The Quick 10: 10 Celebrities Who Served Our Country

It's Veterans Day in the U.S. (Remembrance Day in Canada), so I thought it was fitting that we look at a few famous folks who left fame at the height of their celebrity (OK, except for maybe Pete Rose) to serve our country. Happy Veterans Day!

1. Pete Rose was in the Ohio Army National Guard. He served at Fort Knox for six months, where he was a platoon guide, and then with a Reserve Unit at Fort Thomas for three years, where he was a company cook.

miller2. Glenn Miller really wanted to serve his country. Because he was too old (38), the Navy turned down his services. He actually had to convince the Army Air Forces to accept him. He said he wanted to lead a "modernized army band", and he did. He and his band had a weekly radio broadcast that was so successful, he was upgraded to a 50-piece band that traveled all over the world playing for troops. In England alone, he and his band gave 800 performances. On December 15, 1944, Major Glenn Miller was on his way to Paris when his plane disappeared over the English Channel. Neither Miller or the plane have ever been found. Is it just me, or is that picture a dead ringer for Ben Affleck?

3. Elvis. OMG, did you guys know Elvis was in the military? I'm kidding, I'm kidding. Elvis was drafted on December 20, 1957, completed basic training on September 17, 1958, and then served in Friedberg, Germany (where he met Colin Powell), from October 1, 1958 through March 2, 1960. He could have joined "Special Services," which basically would have allowed him to receive special treatment because he was Elvis. But he preferred to serve just like everyone else, and the guys who served with him have said that he just wanted to be one of the guys. He was honorably discharged as Sergeant Elvis Presley.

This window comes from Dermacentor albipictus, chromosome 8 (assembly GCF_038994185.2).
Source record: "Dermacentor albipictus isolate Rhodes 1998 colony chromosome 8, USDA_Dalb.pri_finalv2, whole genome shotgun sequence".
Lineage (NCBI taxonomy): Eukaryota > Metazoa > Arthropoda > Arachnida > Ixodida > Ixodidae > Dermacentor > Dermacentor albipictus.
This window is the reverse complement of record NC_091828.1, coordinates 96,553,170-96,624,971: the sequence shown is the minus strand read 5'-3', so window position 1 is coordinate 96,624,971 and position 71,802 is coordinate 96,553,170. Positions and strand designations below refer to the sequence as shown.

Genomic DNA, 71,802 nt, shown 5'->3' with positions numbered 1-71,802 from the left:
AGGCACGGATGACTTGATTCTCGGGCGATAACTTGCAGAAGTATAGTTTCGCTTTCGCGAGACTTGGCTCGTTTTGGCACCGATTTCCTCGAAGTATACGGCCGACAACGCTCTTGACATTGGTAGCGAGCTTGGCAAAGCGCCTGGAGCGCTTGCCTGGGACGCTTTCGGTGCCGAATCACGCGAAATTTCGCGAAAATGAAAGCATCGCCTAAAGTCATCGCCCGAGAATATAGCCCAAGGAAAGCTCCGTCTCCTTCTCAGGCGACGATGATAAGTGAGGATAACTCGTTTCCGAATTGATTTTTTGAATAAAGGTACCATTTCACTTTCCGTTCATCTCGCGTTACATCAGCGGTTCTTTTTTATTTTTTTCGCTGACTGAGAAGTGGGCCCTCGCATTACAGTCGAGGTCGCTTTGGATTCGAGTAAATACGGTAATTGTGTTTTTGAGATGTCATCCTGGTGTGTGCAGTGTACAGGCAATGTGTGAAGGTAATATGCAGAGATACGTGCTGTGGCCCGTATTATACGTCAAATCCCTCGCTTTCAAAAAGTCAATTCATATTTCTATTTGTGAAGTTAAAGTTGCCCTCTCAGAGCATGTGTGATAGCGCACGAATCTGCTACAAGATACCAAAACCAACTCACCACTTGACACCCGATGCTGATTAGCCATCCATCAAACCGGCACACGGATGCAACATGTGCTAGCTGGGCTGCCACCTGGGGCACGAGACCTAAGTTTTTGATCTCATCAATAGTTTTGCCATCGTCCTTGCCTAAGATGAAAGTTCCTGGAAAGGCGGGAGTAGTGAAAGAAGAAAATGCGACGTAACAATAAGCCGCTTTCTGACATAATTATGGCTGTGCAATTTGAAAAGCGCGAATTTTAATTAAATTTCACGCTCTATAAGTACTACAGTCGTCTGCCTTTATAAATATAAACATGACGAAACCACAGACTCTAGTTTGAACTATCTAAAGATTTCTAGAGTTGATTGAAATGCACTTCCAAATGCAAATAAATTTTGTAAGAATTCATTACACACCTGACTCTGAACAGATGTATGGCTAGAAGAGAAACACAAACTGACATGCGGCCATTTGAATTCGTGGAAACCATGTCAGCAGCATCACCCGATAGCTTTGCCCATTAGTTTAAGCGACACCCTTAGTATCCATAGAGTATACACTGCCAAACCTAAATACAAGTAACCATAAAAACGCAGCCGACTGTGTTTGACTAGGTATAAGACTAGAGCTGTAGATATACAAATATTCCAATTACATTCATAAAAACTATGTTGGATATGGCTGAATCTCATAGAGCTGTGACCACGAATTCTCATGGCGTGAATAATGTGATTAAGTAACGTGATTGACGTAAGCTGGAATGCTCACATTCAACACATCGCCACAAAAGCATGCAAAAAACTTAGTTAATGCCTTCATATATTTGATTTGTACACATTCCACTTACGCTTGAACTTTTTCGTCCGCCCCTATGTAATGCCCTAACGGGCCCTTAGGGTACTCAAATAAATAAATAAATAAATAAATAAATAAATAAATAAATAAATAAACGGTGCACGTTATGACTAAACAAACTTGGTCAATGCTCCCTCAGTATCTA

stewart4. Jimmy Stewart was born to a family of military men "“ both of his grandfathers were in the Civil War and his dad served in the Spanish-American War and WWI. He was an accomplished pilot before the war even broke out, so when he enlisted in 1941 (the first major movie star to do so), it was no surprise that he began pilot training immediately. When it seemed like he was going to be taken off of pilot duty to make recruitment films and things like that instead, Jimmy appealed to his superior and said that he really wanted to serve in combat. His wish was granted. We don't know how many missions he flew, because he requested that the total never be released, but we do know that many of his missions were deep into Nazi territory "“ he wasn't just running cargo. Jimmy Stewart's military history could be a whole post by itself, it's so impressive "“ but I'll try to keep it short by just saying that he ended up going from private to colonel in only four years, something only a handful of Americans have ever done. In 1959, he was named Brigadier General. His honors included the Distinguished Service Medal, two Distinguished Flying Crosses, four Air Medals, an Army Commendation Medal, an Armed Forces Reserve Medal, the Presidential Medal of Freedom and the French Croix de Guerre with Palm.

5. Clark Gable.

This is my second post in a row that refers to Clark Gable. I'm going to see if I can fit him in all week! Anyway, I think Gable's story is the saddest. He enlisted in the U.S. Army Air Forces after his wife, Carole Lombard, died in a plane crash. She had been at a war bond rally in Indiana. She had encouraged him to enlist before her death, but MGM didn't want to lose one of their biggest stars. After she was gone, Gable insisted on enlisting and ended up serving in five high-profile combat missions. Here's an especially creepy fact: Hitler knew Gable was serving in the U.S. forces and offered a reward to any of his men who brought Gable to him, unharmed. Fortunately, that didn't happen and was he was honorably discharged as Captain Clark Gable after D-Day. He was awarded the Air Medal and the Distinguished Flying Cross.